BREAKING NEWS- DC Cir Overturns FAA Registration Requirement

https://www.cadc.uscourts.gov/internet/opinions.nsf/FA6F27FFAA83E20585258125004FBC13/$file/15-1495-1675918.pdf

 

More to follow but in short the court ruled that the FAA violations section 336 of the 2012 FAA Modernization Act by promulgating a rule on model aircraft. They didn’t buy the FAA’s argument that is was ending “regulatory discretion” not to require full blown registration.

 

Taylor argued the case pro se!

AUVSI – more announcements

Some more XPONENTIAL 2017 announcements that I’ve been tracking from a distance.  Both are followups on products I’ve written about previously – Aerovironment multiple times and the Wave glider from XPONENTIAL 2016 in the Big Easy.

Why the ski banner?  While, XPONENTIAL 2018 will be in Denver, Colorado.  I’m a big fan of skiing, and April 30 is still the tail end of ski season…(Disclaimer: I’m not advocating the use of UAS over ski areas.  Please respect property rights and make sure you are flying safely and IAW FAA regulations).
AeroVironment announced Snipe, which is says “is designed specifically to provide dismounted troops with immediate organic tactical overwatch – over the wall, down the alley, around the hill. Weighing less than 5 ounces, this foldable air vehicle requires no assembly and can be out of the case and operational in less than 60 seconds.”  Access the Data Sheet here.  While announced at XPONENTIAL, this nano UAS won’t be available until the fall.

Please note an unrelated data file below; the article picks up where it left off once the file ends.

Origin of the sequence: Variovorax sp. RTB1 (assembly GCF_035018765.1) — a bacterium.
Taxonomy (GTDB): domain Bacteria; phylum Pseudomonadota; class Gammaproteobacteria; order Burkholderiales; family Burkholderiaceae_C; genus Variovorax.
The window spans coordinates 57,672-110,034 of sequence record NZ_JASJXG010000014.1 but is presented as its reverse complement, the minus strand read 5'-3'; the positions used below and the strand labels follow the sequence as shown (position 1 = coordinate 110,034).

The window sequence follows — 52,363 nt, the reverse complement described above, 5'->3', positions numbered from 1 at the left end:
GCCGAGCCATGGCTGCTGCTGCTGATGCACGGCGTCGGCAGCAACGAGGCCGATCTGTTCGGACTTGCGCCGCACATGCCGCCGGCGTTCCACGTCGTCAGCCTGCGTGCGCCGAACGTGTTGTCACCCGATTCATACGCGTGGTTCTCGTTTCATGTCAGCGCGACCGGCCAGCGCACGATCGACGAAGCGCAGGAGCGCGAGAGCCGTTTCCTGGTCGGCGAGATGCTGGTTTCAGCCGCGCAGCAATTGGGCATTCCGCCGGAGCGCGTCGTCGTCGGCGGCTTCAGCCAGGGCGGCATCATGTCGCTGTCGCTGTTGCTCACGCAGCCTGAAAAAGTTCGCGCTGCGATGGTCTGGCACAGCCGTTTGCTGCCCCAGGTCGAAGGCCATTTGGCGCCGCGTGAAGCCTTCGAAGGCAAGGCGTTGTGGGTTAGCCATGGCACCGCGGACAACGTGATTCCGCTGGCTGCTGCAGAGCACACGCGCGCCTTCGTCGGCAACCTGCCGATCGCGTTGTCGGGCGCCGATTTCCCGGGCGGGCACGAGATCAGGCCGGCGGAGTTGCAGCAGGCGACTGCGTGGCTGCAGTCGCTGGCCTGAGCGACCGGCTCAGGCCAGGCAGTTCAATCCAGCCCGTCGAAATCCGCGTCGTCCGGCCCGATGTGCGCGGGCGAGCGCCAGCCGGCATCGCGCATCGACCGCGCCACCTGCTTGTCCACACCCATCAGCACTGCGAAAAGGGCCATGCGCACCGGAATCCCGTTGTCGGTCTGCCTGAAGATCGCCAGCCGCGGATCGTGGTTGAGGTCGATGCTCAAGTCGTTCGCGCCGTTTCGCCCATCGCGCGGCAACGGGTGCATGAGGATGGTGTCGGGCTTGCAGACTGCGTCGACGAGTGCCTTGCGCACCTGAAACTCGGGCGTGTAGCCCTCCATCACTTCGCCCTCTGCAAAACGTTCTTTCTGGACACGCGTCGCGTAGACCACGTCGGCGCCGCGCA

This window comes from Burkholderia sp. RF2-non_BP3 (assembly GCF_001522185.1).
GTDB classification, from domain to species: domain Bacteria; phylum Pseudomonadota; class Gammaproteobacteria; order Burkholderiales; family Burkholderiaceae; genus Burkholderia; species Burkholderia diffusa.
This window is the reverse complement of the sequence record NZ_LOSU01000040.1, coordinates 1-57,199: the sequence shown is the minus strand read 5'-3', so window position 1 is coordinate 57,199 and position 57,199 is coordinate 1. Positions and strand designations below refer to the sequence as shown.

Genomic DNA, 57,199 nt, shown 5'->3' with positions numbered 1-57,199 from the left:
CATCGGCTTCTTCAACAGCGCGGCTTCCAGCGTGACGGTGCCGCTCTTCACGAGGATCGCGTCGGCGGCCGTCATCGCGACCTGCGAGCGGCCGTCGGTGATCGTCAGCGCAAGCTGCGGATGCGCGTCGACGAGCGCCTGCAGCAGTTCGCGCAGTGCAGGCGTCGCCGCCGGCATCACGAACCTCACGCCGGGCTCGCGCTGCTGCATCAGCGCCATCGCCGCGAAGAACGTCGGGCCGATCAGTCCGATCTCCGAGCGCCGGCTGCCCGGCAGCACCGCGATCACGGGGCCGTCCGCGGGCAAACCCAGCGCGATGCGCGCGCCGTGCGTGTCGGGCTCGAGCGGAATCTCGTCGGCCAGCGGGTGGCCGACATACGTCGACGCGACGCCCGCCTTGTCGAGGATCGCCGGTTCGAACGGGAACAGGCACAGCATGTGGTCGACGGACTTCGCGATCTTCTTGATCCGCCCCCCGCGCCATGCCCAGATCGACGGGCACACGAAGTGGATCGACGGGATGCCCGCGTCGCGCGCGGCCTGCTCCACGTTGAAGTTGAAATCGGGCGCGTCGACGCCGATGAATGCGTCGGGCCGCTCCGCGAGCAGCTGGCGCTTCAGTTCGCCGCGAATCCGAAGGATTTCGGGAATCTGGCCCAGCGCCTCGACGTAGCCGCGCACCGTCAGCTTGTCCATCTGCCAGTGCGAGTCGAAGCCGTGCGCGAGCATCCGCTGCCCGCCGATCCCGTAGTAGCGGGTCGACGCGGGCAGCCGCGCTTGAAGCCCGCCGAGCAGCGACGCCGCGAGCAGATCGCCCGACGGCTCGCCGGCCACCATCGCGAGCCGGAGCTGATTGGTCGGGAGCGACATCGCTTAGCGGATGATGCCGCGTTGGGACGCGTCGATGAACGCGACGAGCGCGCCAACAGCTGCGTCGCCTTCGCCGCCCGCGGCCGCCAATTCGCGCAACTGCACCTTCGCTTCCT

Wave Glider, made by Liquid Robotics (which has since last year become a Boeing subsidiary), has expanded capabilities, based on their interview with Jane’s   This is an unmanned maritime vehicle, but given my background and the technology, I couldn’t help writing about it!
https://www.youtube.com/watch?v=77Wg1MFsLpQ

AUVSI 2017

For the first time since I founded Duke of Drones, I won’t be at AUVSI’s Xponential due to other commitments.  However I’m tracking the updates and looking forward to the news to come out of the conference.

Lockheed Martin has announced Indago 3 this week.  I reported on an earlier version of the Indago when it was undergoing testing for use in firefighting.

Improvements include:

  • Improved propulsion technology for reduced noise signature and extended flight time (50 minutes) / 10 km);
  • Military-grade encrypted and secure data link;
  • Secure, mesh capable video dissemination across multi-node networks and
  • Extended range radio for long distance operation at low-flight altitudes.